I chose Augustana because I felt like it would meet my academic, financial and extra-curricular needs. I knew this school would allow me to learn from different disciplines and get involved in a number of groups surrounding my interests. I was also drawn to the small class sizes and individual attention from professors. I didn’t realize I would have the academic, professional and personal experiences that allowed me to lead others (in multiple student groups) and develop/explore my interests. I also didn’t expect the growth in social awareness I experienced, or my aspirations to become a lifelong learner.
Kendra Mulcahy ’11, WGS and psychology; community residental case manager for the Handicapped Development Center, Davenport, Iowa; helped establish Dress for Success Quad Cities:
(At Augustana), I was given many more opportunities than I ever expected, including access to community involvement, several internships, assistance in maintaining a part-time job and aid in connecting to individuals who helped me build my future career. My peak experience was realizing what I want to do after graduation. After a very inspiring internship at Edgerton Women’s Health Center in Davenport and being the student coordinator for the Women in Leadership Symposium at Augustana, I realized I wanted to be a leader in an organization that assists underprivileged women find their true potential. As a result, I have been active in several organizations that do just that, and I hope to stay active in the Quad-Cities community.
Lindsey Dixon ’10, sociology, with WGS minor; completed master’s in social work program at George Williams College of Aurora (Ill.) University; currently an outpatient therapy intern at McHenry County Youth Service Bureau
"What I learned from my WGS classes has impacted me immensely in my master’s program as well as my various internships.... Being knowledgeable about gender and sexuality issues and being more understanding and empathetic towards others has enabled me to gain my clients’ trust and better connect with them on a personal level. On a daily basis, we each encounter others who are different than ourselves, which makes it so significant to learn as much as possible about others and the ways they identify themselves, their sexuality, gender, race, etc. Getting a better understanding of another person’s worldview and educating yourself as much as possible will help eliminate injustice and create a more peaceful world."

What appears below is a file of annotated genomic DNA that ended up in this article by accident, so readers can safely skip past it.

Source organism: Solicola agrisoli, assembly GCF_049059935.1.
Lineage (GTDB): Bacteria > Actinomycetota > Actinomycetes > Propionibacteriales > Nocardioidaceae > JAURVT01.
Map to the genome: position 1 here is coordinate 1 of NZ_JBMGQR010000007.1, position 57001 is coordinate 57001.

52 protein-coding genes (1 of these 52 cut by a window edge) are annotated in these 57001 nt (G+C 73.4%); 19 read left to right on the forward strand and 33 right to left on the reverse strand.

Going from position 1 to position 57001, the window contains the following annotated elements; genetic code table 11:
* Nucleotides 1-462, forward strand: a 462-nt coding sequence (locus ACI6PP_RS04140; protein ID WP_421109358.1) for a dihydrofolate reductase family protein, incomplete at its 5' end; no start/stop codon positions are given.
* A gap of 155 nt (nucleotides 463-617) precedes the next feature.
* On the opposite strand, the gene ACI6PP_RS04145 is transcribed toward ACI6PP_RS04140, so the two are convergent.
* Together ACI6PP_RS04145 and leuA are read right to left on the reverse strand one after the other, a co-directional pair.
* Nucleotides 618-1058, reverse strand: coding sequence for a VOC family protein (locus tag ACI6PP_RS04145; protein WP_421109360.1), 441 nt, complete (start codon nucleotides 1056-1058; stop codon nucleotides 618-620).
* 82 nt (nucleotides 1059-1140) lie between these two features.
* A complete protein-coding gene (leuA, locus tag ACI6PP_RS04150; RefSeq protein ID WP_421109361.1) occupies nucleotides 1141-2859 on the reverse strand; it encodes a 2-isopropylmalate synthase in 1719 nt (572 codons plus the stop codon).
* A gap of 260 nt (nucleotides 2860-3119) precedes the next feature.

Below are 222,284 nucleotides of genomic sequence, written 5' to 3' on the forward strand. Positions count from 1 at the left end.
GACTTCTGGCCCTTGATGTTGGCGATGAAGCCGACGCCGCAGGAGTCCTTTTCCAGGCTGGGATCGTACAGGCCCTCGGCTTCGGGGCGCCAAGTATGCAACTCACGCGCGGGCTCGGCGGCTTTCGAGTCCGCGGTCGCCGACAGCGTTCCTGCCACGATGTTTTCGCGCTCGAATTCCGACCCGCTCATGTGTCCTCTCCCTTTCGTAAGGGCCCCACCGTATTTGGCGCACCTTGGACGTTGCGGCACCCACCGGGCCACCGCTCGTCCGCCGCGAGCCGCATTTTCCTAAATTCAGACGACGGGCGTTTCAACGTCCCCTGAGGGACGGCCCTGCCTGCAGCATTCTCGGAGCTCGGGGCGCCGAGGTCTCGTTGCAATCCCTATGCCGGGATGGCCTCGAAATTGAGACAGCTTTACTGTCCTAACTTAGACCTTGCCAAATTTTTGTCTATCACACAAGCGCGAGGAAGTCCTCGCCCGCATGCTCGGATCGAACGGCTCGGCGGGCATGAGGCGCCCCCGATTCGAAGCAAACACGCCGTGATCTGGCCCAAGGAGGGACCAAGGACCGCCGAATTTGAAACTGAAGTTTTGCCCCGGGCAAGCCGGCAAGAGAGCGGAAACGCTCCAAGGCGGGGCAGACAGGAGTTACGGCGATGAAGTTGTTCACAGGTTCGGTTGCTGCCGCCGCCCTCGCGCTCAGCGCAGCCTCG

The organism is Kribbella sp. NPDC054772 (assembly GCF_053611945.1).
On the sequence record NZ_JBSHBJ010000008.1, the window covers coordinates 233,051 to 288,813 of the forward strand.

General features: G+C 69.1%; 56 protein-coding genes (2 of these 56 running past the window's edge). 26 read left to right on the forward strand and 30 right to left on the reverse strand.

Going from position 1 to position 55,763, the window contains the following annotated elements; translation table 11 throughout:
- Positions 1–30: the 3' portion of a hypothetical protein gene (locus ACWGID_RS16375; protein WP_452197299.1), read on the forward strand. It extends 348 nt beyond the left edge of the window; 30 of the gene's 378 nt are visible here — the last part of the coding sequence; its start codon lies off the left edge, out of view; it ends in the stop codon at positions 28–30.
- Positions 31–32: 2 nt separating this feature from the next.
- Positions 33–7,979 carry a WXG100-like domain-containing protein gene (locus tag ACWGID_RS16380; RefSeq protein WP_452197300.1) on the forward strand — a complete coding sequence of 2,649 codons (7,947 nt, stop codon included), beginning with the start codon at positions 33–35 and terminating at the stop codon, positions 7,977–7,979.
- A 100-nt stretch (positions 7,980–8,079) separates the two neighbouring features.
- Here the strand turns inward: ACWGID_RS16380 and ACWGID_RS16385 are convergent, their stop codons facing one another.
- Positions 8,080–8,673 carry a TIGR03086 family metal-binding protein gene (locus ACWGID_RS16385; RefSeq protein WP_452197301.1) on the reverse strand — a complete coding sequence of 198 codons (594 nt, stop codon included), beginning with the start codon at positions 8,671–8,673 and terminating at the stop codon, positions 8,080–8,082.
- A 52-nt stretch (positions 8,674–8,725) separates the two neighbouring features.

Courtney James ’08, WGS, English and sociology; assistant director of campus activities at the University of Central Oklahoma:
"My courses in WGS allowed me to gain a critical lens in the way I view the world and interact with different types of people. Prior to my classes in WGS, I essentially lived in a bubble, thinking that my way of life was shared with the majority of people around the country. Through my courses at Augustana, I learned about the different challenges that people face because of their differences in gender, sex, religion, sexual orientation, physical ability, socioeconomic status and other factors. Because of this, I am comfortable and confident when I have conversations with the college students I work with to challenge their ways of thinking. My major in WGS benefits me every day in the work that I do and allows me to challenge and support the students I work with."